Hunar Haat food court at Darya Sangam grounds of Kala Academy…. (top-left) Gautam Sah attending litti baking over coal fire, attracting many visitors! Several other stalls are offering the multi-cuisines of India. Don’t miss the huge terrcotta tea kettle which is a take on traditional Goan rooster water pot called gudgudne. The tea kettle has become Prime Minister Narendra Modi’s favourite emblem!

By Tara Narayan

COVID-19 or no Covid-19 life must go on with all systems of precaution in place hopefully! We Indians can be quite pig-headed or cow-headed though. Perhaps whoever organized the splendid Hunar Haat “confluence of craft, cuisine and culture” at the Kala Academy grounds from March 26 to April 4 (2021) should have insisted all the larger than life Big Brother posters of Prime Minister Narendra Modi, Union Minister of Minority Affairs Mukhtar Abbas Naqvi propped up everywhere, should have sported masks! That way our shoppers and fun-seekers would also quickly put on their masks if they hadn’t to begin with.
Anyway these are times when everyone is more or less taking their chances with the Covid-19 virus. No point in living in fear indoors or outdoors (take maximum precautions, pray and get on with life, is what I believe in). I must say it was one of the best ever haat organized, with lots of patriotic scene-scenery tableaux. I went on both inauguration day and other days since I live close by in capital city Panaji.
From what I could see there was no shortage of brisk business to gladden the hearts of the craftspeople. They were from Gujarat, Uttar Pradesh, Punjab, Haryana, Bihar, Maharashtra, Assam, Nagaland — the country – to sell their traditional craftwork and artwork of beauty, grace and sometimes not purely ornamental but also of utility value like the neem wood combs and hair pieces, grass mats, terracotta ware, leather chappal from Kolhapuri, fine silk and cotton sarees…ornate furniture, cotton furnishings and much more.
I got carried away and bought a lovely grey-white dupatta and am now looking for a matching salwar-kameez to go with it!

I WAS more interested in the food court where a line-up of stalls offered Moghlai, Rajasthani, Hyderabadi, Maharashtrian, Goan food and fusion stuff. I’ve acquired a passion for the Bihari litti-chokha combo meal…things to buy included pure honey, Kerala halva and banana wafers, Ayurveda digestive churan, tamarind and hing goli, mint tablets, stevia leaves, dry guchhi mushrooms. (Sigh) The world is undoubtedly full of beautiful and tempting things to buy and fill up one’s life with! As a friend with me poignantly contributed, “Our ATM account must be full too nah!” We all know the economy is down in the dumps and why!
But I still did buy my usual jeera goli, some spice masala, aonla murabba and a packet of Anita Devi’s “sattu” flour. Don’t ask me why but I’ve become a little crazy about Bihar’s litti-chokha. In Jharkhand and eastern Uttar Pradesh it’s kind of staple fare and before you think rural food, yuk! Think again. Litti-choka sounds like a perfectly good combo recipe enshrined with traditional common sense. Litti refers to the wheat flour dough balls stuffed with a savory sattu mix of gram and barley flour, savory herbs/spices, slow cooked over a natural dung fired choola… when well cooked or baked the litti is doused in desi ghee and presented alongside a bowl of mildly spicy potato or brinjal mash (a hint of pure mustard oil laced in), and a refreshing green chutney.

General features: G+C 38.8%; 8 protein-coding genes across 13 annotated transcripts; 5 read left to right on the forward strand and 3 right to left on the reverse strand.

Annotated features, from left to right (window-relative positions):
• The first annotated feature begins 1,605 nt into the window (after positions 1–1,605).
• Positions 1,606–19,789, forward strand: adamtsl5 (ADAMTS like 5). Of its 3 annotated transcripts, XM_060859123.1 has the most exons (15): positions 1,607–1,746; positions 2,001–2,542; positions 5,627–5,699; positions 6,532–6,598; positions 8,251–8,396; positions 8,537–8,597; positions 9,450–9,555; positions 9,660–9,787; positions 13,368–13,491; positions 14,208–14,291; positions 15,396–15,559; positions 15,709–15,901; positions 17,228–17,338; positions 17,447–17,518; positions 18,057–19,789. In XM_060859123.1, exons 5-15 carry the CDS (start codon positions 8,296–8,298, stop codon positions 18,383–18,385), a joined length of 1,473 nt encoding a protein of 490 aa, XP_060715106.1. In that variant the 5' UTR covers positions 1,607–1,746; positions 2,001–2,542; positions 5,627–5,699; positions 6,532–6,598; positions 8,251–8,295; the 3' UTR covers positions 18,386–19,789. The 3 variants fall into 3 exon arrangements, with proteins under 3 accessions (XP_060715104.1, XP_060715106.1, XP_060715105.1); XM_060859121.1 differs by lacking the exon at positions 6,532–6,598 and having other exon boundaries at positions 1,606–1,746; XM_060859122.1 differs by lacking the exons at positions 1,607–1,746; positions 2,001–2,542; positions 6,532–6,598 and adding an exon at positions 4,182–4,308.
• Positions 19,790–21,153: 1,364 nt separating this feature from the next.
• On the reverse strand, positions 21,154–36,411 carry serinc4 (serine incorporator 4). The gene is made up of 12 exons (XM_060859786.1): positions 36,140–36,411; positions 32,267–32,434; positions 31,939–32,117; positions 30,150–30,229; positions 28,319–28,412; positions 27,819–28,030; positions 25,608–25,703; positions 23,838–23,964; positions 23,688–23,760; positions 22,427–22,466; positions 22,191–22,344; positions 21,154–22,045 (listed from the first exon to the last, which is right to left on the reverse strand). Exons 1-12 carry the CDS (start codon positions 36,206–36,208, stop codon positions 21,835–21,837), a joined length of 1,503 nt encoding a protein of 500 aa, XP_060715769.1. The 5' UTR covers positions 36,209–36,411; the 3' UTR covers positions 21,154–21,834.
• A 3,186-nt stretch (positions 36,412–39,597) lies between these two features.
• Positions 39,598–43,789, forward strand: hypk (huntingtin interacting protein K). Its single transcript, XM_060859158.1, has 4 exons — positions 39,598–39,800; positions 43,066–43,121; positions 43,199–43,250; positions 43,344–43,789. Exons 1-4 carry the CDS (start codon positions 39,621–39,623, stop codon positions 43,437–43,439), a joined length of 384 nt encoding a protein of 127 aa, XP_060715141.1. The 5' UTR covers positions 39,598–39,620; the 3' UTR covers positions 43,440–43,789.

At the Hunar Haat Goa (they’re taking place the country over) food court I couldn’t take my eyes of the litti balls baking over a crackling slow coal fire…the balls turning to an inviting smoky buff color. One of Anita Devi’s sons here crushed the hot, hot and slow-cooked litti and dunked them in ghee, put a pair on an eco-friendly leafy container, added a dollop of the chokha of mildly spiced up mashed potato, fresh cut onion…a sharp hint of pure mustard oil somewhere, green chutney. Tea going in mitti ke khulad for Rs30, in paper cups Rs20.
Hey, I went back just to relish the litti-chokha offering and admire anew the way Anita Devi was doing the honors, despite her less than agreeable makeshift kitchen in the background behind tatty chaddar curtain! I wish better arrangements for these country folk when they come to Goa to showcase their ethnic cuisine (vis-a-vis makeshift kitchen space, water, lighting, sanitation).
Still, hat’s off to Anita Devi’s family and all others who were doing their superlative best, the result was marvelous to see, especially how the “sattu” stuffed round litti balls roasted over the coal fire (don’t go too close, sparks can fly, Anita Devi tells me the litti is baked over dry cow dung patty fires in Bihari villages and it is poor people’s food of sustenance to keep them going with their daily chores of life. Only now it’s become rich people’s food! Oh well, touché! I will return on last day of the Hunar Haat (April 4) for my final treat of litti-chokha and maybe some of the delicious “thekna” which is Bihar’s crisp, crunchy, most wholesome sweet.
Note: The Bihari litti is a smaller and if I may say so a superior version of Rajasthan’s bhatti balls. These are whole wheat flour dough balls but larger balls baked similarly over natural fire embers, when baked fully, crushed and laced with ghee — served with spicy dal and sweet churma (wheat flour dumplings slow fried in ghee, pounded fine, sieved, ghee and jaggery powder mixed in…and that’s churma to relish with the dal-bhatti combo, not to forget chunks of white onion and dry red garlic chutney. Make a trip to Rajasthan to enjoy!

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